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WEEKLY STUDY TEXTS   Weeks 1 - 10 


Week 5




While muscles provide the power for our movements, it is our nervous system that provides the direction of our movements. Muscles are only machines that contract on command. The message to contract comes from the nerves.


It is impossible to change the design of a movement once the message has been sent out of the motor area of the brain.


It is only before that point - as the movement is being designed - that a change in strategy can occur.


The design of a movement is a thought.


The only effective tools that can be used to change a thought are other thoughts.


Consequently, it is the redirecting and retraining of our thinking that will provide the means of escape from our ‘monkey traps’.


So, movements are caused by contractions of muscles, and muscular contractions are caused by the sending of messages along the nerves to the muscles involved.


These messages are called impulses in the peripheral nerves, but they are the sort of thing we call thoughts in our brains.


Once we understand that the commands sent to the muscles originate as thoughts in the brain, then we have a way of finding out something about the thoughts which an individual has.


First of all, we must begin with a basic decision about the relationship between thought and movement. I believe that most, if not all, voluntary movement behaviours begin with a thought.


In other words, the relationship of thinking and movement is causal.


I believe (and I am quite confident that Alexander would agree) that if there is a voluntary movement, then there was a thought that preceded and directed it.


In other word there is no such thing as an Immaculate Contraction.


If the process of learning this work is a battle between being trapped by one’s habitual movement responses  (and the thinking processes that create these responses) on the one hand and being free to design appropriate responses at will on the other, I do not believe this “battle” will every be won on the basis of movement correction, reflex initiation, or postural change.


I believe that it will be won on the basis of training the student how to think. If the student’s thinking is sound, then satisfactory movement and conditions must follow.

(These excerpts are from Donald Weed's text book for the study of the Alexander Technique ‘What You Think is What You Get’)  





Alexander discovered that using too much energy to perform a task can typically occur in two ways.


You can either use too much energy in a specific way or you can use too much energy in a general way.


Specific ways of using too much energy:

We can use the appropriate muscles for our task but using MORE FORCE than is necessary.


For example we can PRE-JUDGE the amount of effort required for our task rather than gradually increasing the force required to complete the job.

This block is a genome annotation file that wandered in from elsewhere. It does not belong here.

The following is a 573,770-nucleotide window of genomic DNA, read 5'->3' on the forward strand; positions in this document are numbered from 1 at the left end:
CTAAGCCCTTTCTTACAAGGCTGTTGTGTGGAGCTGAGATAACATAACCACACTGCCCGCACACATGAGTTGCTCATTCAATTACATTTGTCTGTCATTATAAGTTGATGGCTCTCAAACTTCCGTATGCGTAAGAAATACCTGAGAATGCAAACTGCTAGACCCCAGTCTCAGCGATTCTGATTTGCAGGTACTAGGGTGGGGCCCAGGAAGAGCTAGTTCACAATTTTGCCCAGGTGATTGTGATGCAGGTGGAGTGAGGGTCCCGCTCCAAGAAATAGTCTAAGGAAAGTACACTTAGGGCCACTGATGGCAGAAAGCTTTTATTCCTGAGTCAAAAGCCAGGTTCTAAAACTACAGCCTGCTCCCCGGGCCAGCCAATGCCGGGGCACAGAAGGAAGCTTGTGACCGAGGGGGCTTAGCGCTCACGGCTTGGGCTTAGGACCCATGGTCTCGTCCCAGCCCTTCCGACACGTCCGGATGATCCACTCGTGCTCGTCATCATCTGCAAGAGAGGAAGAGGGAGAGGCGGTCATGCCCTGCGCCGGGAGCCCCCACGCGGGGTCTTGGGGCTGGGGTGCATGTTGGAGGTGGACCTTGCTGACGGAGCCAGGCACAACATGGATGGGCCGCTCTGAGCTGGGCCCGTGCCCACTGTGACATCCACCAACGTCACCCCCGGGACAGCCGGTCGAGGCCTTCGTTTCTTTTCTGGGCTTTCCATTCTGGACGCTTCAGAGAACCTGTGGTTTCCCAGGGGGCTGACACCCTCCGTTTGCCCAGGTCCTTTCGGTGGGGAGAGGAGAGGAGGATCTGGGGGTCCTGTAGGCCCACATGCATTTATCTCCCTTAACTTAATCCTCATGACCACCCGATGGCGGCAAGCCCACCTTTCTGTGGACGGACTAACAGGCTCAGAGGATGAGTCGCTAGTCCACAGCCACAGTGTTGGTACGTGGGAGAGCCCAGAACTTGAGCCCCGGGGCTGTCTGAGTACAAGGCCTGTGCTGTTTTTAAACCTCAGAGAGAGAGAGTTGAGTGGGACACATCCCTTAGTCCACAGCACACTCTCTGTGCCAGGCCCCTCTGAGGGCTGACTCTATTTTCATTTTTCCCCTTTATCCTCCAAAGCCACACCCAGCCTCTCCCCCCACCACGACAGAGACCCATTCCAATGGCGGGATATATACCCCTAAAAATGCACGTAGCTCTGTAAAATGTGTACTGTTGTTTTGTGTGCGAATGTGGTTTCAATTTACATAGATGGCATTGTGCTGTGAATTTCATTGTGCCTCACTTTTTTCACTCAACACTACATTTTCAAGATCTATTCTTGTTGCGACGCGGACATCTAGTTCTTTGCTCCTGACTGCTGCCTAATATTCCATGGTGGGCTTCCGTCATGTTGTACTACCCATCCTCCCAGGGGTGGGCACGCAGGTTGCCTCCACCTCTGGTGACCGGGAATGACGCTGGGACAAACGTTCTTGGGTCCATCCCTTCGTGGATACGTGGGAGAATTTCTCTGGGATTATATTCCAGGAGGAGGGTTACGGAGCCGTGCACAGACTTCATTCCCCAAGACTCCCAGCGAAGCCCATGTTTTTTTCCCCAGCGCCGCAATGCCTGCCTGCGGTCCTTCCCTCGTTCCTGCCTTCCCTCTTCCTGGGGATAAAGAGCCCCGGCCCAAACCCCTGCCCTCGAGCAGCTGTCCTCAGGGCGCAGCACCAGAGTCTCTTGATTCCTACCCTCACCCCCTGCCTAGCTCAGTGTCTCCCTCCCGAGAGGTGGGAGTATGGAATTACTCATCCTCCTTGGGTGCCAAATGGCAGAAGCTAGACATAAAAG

Another way people specifically misuse the amount of force they are using in muscles, is by employing muscles that can’t perform the desired task.


For example getting out of a chair and creating muscular tension in our neck and shoulder muscles while doing so.

(These excerpts are based on text found in Donald Weed's book Reach Your Dreams - An ITM Introduction to the Alexander Technique) 


The human being is whole, its body, mind and soul inseparable one form the other.  We’ll call the whole human being the self.



The way you use yourself is the way you react to any stimulus or situation, whether triggered by external events or by your own thoughts and initiatives.



The way you use yourself - that is the way you react - affects all aspects of your functioning. This includes aspects that we tend to call ‘physical’, such as digestion, circulation and locomotion; and aspects that we tend to call ‘mental’, such as adaptability, creativity and emotional fulfilment.



If you’d like to improve how you function, then you should improve the way you use   yourself - that is, the way you react to life.



And if you’d like to improve the way you use yourself, become alert to the universal habit of end-gaining, which consists in pursuing unhealthy goals, and in pursuing goals in an unhealthy manner.



To improve your use, you don’t need to do the right thing. Instead you stop doing the      wrong one - that is, stop end gaining. This is called non-doing (or inhibition).



The orientation of your head, neck and and back, each in relation to the other, determines many things in your life. We call this relationship the primary control. The better you direct your primary control, the better your whole co-ordination becomes.



The primary control engages your head, neck and back. But your goals and motivations are the motor of everything you do. What you do with your head, neck and back is a result of what’s happening in your mind. Let’s redefine the primary control as the orientation of your head, neck and back in response to your goals and intentions.



Faulty sensory awareness and the force of habit - our blind spots - makes us and break us. But we can deal with them thanks to non-doing (or inhibition) and the direction of our energies.


(Taken from the book ‘The Alexander Technique - A Skill for Life’ by Pedro De Alcantara)





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